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Middlesex officers to receive take-home cars

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MIDDLESEX — Town commissioners approved a policy Monday evening that allows the police department to assign vehicles for officers’ use on and off duty.

The policy, which will go into effect once the additional police cars purchased through a U.S. Department of Agriculture grant arrive in the next few days, is designed in part to “maintain high visibility throughout the town,” “provide quicker response of off-duty personnel when they are called back to duty because of an emergency” and “provide increased incentive and morale of members of the police department.”

Police Chief Mike Collins said this policy is part of departmental best practices and procedures guidelines that will be completed in early 2019.

Vehicles are to be assigned to “non-probationary” officers who reside within a 25-mile radius of Middlesex town limits. Collins said the policy would cost the town an additional $2,772 per year.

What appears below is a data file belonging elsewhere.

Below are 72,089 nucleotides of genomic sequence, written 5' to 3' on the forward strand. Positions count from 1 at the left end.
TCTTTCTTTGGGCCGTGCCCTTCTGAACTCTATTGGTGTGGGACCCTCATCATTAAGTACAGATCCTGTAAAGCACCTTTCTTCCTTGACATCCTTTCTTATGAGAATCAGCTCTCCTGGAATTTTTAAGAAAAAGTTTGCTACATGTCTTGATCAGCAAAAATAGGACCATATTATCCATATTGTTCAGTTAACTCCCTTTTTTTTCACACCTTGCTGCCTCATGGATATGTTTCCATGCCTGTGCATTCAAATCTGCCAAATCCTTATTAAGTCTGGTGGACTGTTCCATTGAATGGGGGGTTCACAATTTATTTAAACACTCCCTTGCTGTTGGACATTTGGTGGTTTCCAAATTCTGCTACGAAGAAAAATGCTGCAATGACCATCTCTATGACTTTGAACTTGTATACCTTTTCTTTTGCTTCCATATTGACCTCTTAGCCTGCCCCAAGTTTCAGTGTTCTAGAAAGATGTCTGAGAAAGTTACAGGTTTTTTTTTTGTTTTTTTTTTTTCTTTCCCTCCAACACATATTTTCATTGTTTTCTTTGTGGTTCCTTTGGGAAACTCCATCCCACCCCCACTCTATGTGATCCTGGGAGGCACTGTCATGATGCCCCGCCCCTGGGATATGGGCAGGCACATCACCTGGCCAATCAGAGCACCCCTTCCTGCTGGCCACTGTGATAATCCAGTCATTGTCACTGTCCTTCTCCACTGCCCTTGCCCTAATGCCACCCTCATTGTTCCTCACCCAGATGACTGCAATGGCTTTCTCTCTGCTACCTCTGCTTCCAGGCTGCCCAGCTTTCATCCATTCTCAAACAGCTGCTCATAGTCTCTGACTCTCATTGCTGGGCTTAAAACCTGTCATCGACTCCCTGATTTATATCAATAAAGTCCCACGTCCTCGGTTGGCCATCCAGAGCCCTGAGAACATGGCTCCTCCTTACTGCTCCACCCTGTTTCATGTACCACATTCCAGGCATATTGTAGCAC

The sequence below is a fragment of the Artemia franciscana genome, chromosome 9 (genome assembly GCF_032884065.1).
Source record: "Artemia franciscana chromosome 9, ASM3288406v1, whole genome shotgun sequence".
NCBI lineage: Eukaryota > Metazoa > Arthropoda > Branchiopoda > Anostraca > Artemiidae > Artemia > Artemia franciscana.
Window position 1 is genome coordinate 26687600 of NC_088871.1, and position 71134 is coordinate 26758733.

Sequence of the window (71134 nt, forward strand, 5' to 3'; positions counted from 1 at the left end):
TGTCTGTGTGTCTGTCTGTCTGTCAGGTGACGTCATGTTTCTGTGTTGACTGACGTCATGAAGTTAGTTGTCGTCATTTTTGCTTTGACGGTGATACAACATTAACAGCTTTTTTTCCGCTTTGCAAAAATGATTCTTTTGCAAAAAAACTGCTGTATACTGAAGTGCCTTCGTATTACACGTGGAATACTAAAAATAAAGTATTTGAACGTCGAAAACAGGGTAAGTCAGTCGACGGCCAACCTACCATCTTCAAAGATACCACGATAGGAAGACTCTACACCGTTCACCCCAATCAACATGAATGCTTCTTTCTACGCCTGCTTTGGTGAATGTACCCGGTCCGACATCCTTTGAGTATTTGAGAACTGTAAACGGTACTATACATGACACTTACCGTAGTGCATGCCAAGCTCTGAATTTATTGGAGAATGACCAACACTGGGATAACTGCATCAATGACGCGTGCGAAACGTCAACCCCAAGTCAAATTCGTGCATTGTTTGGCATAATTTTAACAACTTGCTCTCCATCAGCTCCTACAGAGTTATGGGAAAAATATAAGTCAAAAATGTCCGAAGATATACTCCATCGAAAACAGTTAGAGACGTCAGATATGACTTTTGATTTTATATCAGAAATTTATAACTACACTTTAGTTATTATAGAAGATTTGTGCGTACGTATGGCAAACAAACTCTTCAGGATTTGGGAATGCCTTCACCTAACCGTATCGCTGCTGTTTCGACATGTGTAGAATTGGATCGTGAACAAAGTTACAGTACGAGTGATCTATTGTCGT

Collins also praised the efforts of Middlesex Police Officer Roger Shearin, who saved a woman who was trapped in her car and submerged in water on Monday afternoon.

The board moved forward with a budget amendment to move $10,000 to the police department in order to purchase a new roof for the department’s building. The estimated cost from contractor Dale Brown Roofing is $16,400. A motion to either approve an estimate of $6,885.16 from contractor Window World to replace the upstairs windows in the police department versus a $3,760 estimate to repair and paint the windows was postponed until a later date.

A motion to hold a public hearing during the December commissioners’ meeting to address the town’s proposed water and sewer system development fees was approved. The draft of the fee proposal remains active for review and feedback through Nov. 23 in accordance with the 45-day public review and comment period.

After a closed session, the board approved the police department’s request to hire Gerod Farmer as a part-time police officer at the rate of $14 per hour and hire Tyler Mooring as a full-time police officer at a salary of $32,000 per year.

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